From the Word: And the dragon was infuriated with the woman, and went away to make war with the rest of her offspring, those who keep the commandments of God, and hold to the testimony of Jesus. And he stood upon the beach of the sea. (Revelation 12:17)
From the Confessions: The Large Catechism, The Ten Commandments
The Fourth Commandment
Honor your father and your mother, (that your days may be long in the land which the Lord your God is giving you.)
Therefore, let us learn at last, for God’s sake, to teach our young to put all other things out of sight, observing first this commandment. If they wish to serve God with truly good works, they must do what is pleasing to their fathers and mothers, or to those to whom they are subject in their place. Every child who knows and does this has, in the first place, this great consolation in his heart, that he may joyfully say: “Behold, this work is well pleasing to my God in heaven; this I know for certain.”
Pulling It Together: It is not easy to be a child. Nor is it easy to be followers of Christ, his church. One may, at first, imagine the difficulty lies in keeping the commandments—for who can do so with the slightest measure of perfection? No, the trouble here is that the devil makes war against those who keep the commandments, on those who believe in the Son. That old dragon tried to conquer him, but failed miserably. In his outrage, he strikes out through the millennia at the next, most likely target: the church. They too will conquer the dragon, not by their own powers but “by the blood of the Lamb and by the word of their testimony” (Rev 12:11). And all the while, those Christ followers, the children of the church, will return again and again to the commandments and to their great confession (Matt 16:16), knowing his peace in their hearts because, through it all, they have kept his commandment (1 John 3:23). They have believed in him and loved one another. And where did they learn to do so but at home, whether in the family home or in the quarters of the church itself?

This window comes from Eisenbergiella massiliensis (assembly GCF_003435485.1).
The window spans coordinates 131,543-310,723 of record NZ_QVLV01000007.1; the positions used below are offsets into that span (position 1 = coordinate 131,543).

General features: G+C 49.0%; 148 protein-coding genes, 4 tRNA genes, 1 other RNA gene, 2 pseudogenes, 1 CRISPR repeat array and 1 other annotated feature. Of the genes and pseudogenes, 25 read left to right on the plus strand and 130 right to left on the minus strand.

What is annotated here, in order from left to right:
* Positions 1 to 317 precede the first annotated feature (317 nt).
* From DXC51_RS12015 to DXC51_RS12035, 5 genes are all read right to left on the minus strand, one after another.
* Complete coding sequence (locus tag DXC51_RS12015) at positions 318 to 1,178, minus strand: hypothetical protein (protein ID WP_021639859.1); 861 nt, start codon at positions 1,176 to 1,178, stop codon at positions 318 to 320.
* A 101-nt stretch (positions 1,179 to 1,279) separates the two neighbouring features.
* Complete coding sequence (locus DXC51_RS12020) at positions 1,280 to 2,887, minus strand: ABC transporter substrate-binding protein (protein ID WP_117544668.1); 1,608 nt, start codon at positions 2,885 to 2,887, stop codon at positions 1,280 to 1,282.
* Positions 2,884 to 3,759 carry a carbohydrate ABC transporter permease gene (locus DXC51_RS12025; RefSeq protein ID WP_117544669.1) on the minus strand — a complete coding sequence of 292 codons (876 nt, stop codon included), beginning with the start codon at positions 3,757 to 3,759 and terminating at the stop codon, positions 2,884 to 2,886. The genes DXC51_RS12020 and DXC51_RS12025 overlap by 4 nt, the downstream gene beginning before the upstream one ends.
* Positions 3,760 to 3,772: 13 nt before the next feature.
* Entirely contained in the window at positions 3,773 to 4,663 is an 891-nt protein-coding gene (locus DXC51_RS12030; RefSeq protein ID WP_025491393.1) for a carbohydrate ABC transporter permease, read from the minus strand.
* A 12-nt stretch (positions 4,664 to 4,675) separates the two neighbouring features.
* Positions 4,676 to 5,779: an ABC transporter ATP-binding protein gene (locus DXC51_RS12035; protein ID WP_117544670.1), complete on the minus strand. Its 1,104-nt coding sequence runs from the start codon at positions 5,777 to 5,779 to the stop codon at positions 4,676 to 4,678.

Prayer: Prepare me for the battle, Lord. Amen.
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A Reading and Discussion of the Augsburg Confession is a more challenging study series based on assigned readings from the Book of Concord and related Scripture texts. Each study is comprised of eight sessions, plus an optional introductory session, presented in a question and discussion format. The Leader's Guide that accompanies this study is a resource for those facilitating group discussion, or may serve as a reader's commentary for those who are studying the Book of Concord on their own.